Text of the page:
20. The system according to claim 19, wherein barcode further contains and one or more of the following: address change service request, confirmation request, unique identifier and matchback code.
21. The system according to claim 17, wherein the printer is adapted to print readable text on each mailpiece requiring an address update as indicated by the comparing of information to updated client address data.
Description
TECHNICAL FIELD

The present subject matter relates to techniques and equipment to update address information and use mail processing equipment to print delivery point barcodes that represent the most current and accurate address for the addressee.

BACKGROUND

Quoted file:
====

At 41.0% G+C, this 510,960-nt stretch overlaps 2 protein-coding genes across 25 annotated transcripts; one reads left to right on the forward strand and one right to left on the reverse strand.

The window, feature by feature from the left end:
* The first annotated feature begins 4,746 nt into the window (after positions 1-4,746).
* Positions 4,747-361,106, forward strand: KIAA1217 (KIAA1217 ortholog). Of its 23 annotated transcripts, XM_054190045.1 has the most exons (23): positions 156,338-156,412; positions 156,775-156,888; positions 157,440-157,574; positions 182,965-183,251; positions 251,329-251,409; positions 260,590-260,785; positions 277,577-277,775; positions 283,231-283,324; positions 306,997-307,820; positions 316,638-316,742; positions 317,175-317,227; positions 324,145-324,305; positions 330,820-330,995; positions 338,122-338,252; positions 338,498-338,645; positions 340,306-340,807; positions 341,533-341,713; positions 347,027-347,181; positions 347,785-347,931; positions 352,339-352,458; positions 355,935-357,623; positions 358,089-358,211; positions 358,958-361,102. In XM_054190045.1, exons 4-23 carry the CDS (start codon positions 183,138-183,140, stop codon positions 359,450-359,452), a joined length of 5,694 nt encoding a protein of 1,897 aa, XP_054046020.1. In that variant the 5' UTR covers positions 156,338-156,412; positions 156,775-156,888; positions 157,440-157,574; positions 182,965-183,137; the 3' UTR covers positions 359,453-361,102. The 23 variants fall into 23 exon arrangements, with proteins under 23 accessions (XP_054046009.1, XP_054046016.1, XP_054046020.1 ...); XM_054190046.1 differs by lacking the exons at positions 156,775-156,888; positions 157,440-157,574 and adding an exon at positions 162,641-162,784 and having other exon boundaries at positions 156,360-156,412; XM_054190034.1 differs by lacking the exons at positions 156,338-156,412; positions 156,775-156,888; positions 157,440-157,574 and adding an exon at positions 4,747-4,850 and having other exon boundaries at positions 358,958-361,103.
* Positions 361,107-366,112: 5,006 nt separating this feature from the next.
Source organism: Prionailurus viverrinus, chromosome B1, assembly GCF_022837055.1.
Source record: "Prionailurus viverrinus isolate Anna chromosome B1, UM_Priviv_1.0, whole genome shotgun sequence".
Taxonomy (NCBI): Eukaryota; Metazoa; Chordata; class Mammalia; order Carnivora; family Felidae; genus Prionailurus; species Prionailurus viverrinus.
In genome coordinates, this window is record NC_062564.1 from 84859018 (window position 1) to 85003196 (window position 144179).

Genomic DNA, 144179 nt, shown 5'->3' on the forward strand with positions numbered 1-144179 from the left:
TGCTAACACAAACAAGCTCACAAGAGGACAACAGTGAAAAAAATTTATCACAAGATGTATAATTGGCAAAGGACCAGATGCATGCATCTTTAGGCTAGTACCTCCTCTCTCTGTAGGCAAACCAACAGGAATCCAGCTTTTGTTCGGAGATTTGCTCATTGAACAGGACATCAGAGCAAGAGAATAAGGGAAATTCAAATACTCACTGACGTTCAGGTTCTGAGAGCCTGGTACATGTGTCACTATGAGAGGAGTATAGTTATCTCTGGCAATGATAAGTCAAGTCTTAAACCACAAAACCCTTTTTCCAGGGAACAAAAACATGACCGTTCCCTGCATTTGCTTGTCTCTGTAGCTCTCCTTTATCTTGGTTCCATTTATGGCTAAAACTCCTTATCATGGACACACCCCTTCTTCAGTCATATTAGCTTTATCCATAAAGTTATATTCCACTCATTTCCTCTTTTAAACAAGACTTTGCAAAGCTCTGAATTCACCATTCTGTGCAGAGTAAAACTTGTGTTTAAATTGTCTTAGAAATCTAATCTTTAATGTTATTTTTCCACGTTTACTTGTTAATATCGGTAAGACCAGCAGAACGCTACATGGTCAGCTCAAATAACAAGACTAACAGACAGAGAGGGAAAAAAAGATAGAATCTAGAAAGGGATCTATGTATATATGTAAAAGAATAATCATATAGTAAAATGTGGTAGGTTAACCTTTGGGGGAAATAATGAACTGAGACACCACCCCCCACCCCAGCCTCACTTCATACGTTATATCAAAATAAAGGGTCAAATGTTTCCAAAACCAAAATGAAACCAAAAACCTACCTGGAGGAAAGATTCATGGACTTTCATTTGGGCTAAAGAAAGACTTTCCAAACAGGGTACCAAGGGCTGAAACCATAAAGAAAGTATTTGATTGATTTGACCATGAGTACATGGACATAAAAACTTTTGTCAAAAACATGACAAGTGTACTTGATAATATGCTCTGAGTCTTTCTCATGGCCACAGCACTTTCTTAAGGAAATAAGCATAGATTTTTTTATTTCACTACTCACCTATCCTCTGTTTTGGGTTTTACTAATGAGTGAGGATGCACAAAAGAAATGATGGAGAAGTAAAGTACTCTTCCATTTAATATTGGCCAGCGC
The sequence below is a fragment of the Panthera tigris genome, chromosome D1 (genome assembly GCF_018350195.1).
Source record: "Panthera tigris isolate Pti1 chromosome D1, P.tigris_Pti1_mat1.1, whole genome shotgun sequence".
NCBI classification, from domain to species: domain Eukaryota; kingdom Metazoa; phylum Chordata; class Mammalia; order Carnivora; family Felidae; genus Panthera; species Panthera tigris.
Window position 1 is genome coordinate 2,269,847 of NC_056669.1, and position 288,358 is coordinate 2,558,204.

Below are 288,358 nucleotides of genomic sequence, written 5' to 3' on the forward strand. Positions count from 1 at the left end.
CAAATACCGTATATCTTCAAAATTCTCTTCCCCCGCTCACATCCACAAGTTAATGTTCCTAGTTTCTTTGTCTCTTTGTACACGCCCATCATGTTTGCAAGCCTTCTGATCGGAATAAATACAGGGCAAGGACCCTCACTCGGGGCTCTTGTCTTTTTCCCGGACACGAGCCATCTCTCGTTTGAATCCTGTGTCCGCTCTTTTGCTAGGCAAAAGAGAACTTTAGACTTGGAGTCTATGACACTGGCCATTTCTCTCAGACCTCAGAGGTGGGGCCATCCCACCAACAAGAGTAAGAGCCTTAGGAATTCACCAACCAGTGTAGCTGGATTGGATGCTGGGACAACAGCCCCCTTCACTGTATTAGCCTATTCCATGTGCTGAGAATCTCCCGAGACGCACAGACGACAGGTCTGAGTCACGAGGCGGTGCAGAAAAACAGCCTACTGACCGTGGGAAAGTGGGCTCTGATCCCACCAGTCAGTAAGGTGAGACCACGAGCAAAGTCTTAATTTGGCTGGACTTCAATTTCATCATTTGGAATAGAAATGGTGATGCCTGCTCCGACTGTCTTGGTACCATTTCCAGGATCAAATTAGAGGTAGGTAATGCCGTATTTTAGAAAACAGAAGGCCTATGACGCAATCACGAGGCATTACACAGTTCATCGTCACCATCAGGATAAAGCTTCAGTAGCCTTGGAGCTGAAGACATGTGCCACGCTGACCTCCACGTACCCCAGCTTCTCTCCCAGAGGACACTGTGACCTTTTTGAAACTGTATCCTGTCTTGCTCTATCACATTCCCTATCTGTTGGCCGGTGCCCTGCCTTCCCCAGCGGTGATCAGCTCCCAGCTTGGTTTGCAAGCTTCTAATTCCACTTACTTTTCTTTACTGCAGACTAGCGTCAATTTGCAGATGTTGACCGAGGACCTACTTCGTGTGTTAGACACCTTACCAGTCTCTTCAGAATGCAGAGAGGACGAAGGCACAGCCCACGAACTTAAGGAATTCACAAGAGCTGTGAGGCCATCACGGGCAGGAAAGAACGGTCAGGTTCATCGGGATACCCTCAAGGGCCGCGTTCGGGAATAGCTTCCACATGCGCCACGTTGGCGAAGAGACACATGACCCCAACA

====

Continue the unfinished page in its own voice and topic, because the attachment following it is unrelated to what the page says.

Postal authorities are continuously seeking ways to improve address maintenance services for address quality so that move updates are reduced and so that less mail, which is processed by the postal authority, is undeliverable as addressed. Re-routing mail for delivery to a corrected address and updating address information costs the postal authority significant expense and reduces the standard of delivery for accuracy and time. Clients that use the mail for communication also want to reduce the same errors in addresses since they want fast delivery and want to minimize the number of pieces that are not deliverable causing a loss in the cost of the mailpiece and the postage. Currently the problems with the address information need to be corrected in the client's address list before the mailpiece is manufactured. This requires many complex processes using a variety of software address quality and address correction products. Often this means a major expense in Information Technology (IT) equipment and software changes plus operators to implement new processes within the IT department. The net result is that many clients do not make the changes needed to stay current with postal authority rules and the constantly changing address quality and move information.